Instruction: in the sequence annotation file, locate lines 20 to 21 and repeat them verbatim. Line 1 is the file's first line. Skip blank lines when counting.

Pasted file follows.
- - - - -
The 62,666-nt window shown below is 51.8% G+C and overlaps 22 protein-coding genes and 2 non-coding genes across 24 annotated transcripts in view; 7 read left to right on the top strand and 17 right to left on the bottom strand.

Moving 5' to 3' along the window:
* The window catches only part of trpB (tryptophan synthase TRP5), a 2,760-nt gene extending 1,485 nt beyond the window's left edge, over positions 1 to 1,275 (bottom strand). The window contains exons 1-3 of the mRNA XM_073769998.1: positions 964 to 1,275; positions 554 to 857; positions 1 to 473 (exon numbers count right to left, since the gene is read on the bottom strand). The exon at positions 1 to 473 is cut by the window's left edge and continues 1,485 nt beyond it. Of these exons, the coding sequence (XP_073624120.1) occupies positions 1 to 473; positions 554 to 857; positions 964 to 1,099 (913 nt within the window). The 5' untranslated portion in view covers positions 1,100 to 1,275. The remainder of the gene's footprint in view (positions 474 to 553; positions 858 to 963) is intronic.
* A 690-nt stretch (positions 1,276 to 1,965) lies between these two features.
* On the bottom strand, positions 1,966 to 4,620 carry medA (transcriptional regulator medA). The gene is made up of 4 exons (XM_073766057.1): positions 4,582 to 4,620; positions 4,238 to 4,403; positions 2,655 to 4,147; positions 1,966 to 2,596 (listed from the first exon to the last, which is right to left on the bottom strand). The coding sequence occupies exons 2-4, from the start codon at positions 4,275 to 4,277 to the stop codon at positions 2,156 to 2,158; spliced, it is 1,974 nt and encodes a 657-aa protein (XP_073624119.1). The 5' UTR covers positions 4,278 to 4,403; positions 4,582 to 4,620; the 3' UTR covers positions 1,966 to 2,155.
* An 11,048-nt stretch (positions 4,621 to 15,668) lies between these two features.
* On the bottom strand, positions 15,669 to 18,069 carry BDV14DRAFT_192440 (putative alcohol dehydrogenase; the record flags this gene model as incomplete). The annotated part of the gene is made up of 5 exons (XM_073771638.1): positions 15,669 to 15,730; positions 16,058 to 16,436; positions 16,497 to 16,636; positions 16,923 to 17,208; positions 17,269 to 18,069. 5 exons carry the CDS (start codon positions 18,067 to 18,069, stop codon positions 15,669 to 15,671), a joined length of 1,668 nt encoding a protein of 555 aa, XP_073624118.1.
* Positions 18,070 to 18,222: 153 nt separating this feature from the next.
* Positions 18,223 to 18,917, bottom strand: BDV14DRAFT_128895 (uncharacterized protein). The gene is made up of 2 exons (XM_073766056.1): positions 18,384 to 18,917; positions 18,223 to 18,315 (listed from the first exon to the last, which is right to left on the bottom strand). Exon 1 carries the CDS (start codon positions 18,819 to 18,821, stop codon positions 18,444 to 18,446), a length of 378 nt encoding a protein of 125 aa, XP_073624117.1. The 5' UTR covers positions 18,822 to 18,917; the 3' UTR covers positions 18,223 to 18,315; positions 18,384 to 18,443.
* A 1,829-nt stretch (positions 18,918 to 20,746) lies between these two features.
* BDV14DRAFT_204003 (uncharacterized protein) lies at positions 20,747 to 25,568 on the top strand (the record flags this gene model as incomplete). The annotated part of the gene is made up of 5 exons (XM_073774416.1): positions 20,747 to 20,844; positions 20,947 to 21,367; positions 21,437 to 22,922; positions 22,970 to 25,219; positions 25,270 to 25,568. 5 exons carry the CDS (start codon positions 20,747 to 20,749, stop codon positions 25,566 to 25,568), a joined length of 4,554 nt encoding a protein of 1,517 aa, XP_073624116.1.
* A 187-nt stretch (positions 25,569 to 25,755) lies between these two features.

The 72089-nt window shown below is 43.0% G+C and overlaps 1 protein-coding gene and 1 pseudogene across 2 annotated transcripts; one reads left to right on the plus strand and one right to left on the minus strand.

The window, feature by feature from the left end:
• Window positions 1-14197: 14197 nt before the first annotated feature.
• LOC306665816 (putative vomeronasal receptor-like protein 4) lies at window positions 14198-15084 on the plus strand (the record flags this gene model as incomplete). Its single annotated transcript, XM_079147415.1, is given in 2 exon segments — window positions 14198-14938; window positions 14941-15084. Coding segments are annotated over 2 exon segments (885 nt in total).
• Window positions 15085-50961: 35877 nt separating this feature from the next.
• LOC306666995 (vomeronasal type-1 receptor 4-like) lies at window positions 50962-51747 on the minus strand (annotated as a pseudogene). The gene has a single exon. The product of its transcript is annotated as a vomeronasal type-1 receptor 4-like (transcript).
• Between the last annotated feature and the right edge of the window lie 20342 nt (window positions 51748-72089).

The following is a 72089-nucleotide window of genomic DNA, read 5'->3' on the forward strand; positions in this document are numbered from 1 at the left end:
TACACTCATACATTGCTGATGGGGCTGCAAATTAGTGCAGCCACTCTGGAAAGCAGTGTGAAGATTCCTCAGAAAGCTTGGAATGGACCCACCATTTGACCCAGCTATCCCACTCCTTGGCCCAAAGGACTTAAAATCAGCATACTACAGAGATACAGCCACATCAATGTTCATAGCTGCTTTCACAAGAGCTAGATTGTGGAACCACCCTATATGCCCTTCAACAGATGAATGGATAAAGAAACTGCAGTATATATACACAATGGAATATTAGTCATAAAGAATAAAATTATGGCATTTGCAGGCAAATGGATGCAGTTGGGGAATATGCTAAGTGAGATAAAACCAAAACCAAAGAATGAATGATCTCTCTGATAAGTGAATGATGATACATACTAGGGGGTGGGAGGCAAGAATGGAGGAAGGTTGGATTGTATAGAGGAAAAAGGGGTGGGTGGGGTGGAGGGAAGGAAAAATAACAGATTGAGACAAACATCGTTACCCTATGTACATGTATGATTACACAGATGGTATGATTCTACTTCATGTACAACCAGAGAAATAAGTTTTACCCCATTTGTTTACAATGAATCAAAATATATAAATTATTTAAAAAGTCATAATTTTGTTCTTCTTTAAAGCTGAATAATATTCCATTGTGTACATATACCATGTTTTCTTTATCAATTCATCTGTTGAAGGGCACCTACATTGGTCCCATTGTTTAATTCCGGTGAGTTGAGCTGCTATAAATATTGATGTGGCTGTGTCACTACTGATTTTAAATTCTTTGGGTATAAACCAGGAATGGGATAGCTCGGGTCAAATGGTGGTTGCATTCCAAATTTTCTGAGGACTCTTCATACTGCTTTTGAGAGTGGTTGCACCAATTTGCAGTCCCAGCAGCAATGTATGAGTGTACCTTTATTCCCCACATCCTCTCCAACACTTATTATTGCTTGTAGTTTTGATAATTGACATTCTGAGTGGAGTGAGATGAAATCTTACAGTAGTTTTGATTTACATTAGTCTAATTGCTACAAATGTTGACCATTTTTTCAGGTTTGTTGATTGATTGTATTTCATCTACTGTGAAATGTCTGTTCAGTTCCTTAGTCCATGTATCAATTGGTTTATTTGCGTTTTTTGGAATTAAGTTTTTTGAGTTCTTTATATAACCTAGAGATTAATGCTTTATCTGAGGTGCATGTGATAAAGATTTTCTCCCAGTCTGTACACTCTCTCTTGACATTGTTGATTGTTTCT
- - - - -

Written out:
The following is a 72089-nucleotide window of genomic DNA, read 5'->3' on the forward strand; positions in this document are numbered from 1 at the left end:
TACACTCATACATTGCTGATGGGGCTGCAAATTAGTGCAGCCACTCTGGAAAGCAGTGTGAAGATTCCTCAGAAAGCTTGGAATGGACCCACCATTTGACCCAGCTATCCCACTCCTTGGCCCAAAGGACTTAAAATCAGCATACTACAGAGATACAGCCACATCAATGTTCATAGCTGCTTTCACAAGAGCTAGATTGTGGAACCACCCTATATGCCCTTCAACAGATGAATGGATAAAGAAACTGCAGTATATATACACAATGGAATATTAGTCATAAAGAATAAAATTATGGCATTTGCAGGCAAATGGATGCAGTTGGGGAATATGCTAAGTGAGATAAAACCAAAACCAAAGAATGAATGATCTCTCTGATAAGTGAATGATGATACATACTAGGGGGTGGGAGGCAAGAATGGAGGAAGGTTGGATTGTATAGAGGAAAAAGGGGTGGGTGGGGTGGAGGGAAGGAAAAATAACAGATTGAGACAAACATCGTTACCCTATGTACATGTATGATTACACAGATGGTATGATTCTACTTCATGTACAACCAGAGAAATAAGTTTTACCCCATTTGTTTACAATGAATCAAAATATATAAATTATTTAAAAAGTCATAATTTTGTTCTTCTTTAAAGCTGAATAATATTCCATTGTGTACATATACCATGTTTTCTTTATCAATTCATCTGTTGAAGGGCACCTACATTGGTCCCATTGTTTAATTCCGGTGAGTTGAGCTGCTATAAATATTGATGTGGCTGTGTCACTACTGATTTTAAATTCTTTGGGTATAAACCAGGAATGGGATAGCTCGGGTCAAATGGTGGTTGCATTCCAAATTTTCTGAGGACTCTTCATACTGCTTTTGAGAGTGGTTGCACCAATTTGCAGTCCCAGCAGCAATGTATGAGTGTACCTTTATTCCCCACATCCTCTCCAACACTTATTATTGCTTGTAGTTTTGATAATTGACATTCTGAGTGGAGTGAGATGAAATCTTACAGTAGTTTTGATTTACATTAGTCTAATTGCTACAAATGTTGACCATTTTTTCAGGTTTGTTGATTGATTGTATTTCATCTACTGTGAAATGTCTGTTCAGTTCCTTAGTCCATGTATCAATTGGTTTATTTGCGTTTTTTGGAATTAAGTTTTTTGAGTTCTTTATATAACCTAGAGATTAATGCTTTATCTGAGGTGCATGTGATAAAGATTTTCTCCCAGTCTGTACACTCTCTCTTGACATTGTTGATTGTTTCT